Pro-democracy protesters holed up inside a Hong Kong University tried to escape through the sewer system, on November 18, after police laid siege to the campus. Around 500 protesters were believed to be trapped inside the university campus after police foiled their plan to attack with Molotov cocktails and other homemade weapons and forced them back.
Hong Kong police, later, cordoned off the area and started arresting students which forced some of the anti-government protesters to remove the manholes and enter it with their gas masks in a desperate bid to escape arrest. City’s chief executive Carrie Lam said that the police arrested around 600 protesters, including 200 minors, left the campus but there are some protesters barricaded inside a building. Protesters have made university campuses as their battlefield for anti-government protests and police are constantly trying to pull out them out of the campus and arrest them.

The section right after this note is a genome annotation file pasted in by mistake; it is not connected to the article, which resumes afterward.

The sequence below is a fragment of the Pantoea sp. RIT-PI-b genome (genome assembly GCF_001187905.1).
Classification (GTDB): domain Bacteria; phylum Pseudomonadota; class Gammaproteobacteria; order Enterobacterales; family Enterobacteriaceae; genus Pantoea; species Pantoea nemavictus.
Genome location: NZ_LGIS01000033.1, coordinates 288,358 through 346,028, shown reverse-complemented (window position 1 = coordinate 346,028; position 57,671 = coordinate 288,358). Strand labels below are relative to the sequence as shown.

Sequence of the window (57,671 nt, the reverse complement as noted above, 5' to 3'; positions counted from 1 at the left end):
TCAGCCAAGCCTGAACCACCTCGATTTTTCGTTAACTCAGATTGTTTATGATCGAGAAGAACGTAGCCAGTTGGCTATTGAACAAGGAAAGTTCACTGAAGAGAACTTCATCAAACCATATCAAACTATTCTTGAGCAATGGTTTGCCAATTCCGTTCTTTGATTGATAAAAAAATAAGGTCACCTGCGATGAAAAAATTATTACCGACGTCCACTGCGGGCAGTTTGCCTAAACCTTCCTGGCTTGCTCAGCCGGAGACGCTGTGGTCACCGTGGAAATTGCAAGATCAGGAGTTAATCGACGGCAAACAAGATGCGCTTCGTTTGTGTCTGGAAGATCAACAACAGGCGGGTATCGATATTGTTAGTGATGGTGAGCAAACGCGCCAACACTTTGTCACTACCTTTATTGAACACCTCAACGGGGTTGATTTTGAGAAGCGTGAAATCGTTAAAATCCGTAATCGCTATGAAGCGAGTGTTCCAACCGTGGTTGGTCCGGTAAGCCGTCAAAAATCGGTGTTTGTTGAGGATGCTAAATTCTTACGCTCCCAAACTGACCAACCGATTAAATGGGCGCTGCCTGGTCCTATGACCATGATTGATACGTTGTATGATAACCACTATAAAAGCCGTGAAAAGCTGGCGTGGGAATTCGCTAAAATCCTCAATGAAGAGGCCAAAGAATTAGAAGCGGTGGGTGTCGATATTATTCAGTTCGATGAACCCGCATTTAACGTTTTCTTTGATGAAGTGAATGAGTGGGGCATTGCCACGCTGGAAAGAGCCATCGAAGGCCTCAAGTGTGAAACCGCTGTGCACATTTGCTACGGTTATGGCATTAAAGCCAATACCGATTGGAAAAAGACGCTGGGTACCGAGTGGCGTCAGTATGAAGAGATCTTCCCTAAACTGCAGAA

On November 17, protesters turned a construction site upside down as part of the “Rescue PolyU” operation, to regain the control of the beleaguered Hong Kong Polytechnic University. Hong Kong police, which has already used live rounds to suppress the protest, warned to use it on demonstrators after pro-democracy protesters threw petrol bombs at officers at a university campus. Anti-Beijing protesters have been finding new ways to fight the police officers during the violent clashes. They have resorted to medieval weapons like bow and arrows and bricks and nails.
Six months of the anti-government protests are getting violent with every passing day, causing chaos in the city of 7.5 million people. Recently, a Hong Kong police officer shot at protesters during the violent clashes, on November 11, which hit at least one of them in the chest in the district of Sai Wan Ho. The clashes were broadcasted live on Facebook in which a police officer can be seen shooting a protester in the chest area when he tried to stop the officer from detaining a fellow masked protester.
(With Inputs from Agencies)